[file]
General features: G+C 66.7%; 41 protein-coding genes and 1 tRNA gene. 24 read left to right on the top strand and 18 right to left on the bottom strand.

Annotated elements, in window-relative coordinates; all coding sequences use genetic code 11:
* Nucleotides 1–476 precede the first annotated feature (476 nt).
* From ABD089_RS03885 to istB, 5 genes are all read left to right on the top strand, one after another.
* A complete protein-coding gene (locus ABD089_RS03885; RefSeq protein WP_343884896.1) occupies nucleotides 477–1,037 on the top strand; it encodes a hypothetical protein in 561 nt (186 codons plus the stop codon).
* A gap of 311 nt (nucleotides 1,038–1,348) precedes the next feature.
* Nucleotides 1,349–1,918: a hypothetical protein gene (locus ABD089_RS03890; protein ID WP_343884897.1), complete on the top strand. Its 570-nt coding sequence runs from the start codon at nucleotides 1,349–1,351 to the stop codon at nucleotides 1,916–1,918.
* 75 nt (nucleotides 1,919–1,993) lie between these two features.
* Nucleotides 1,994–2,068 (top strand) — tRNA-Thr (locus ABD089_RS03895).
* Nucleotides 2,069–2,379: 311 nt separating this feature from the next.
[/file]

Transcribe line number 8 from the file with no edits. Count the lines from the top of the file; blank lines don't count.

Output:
* 75 nt (nucleotides 1,919–1,993) lie between these two features.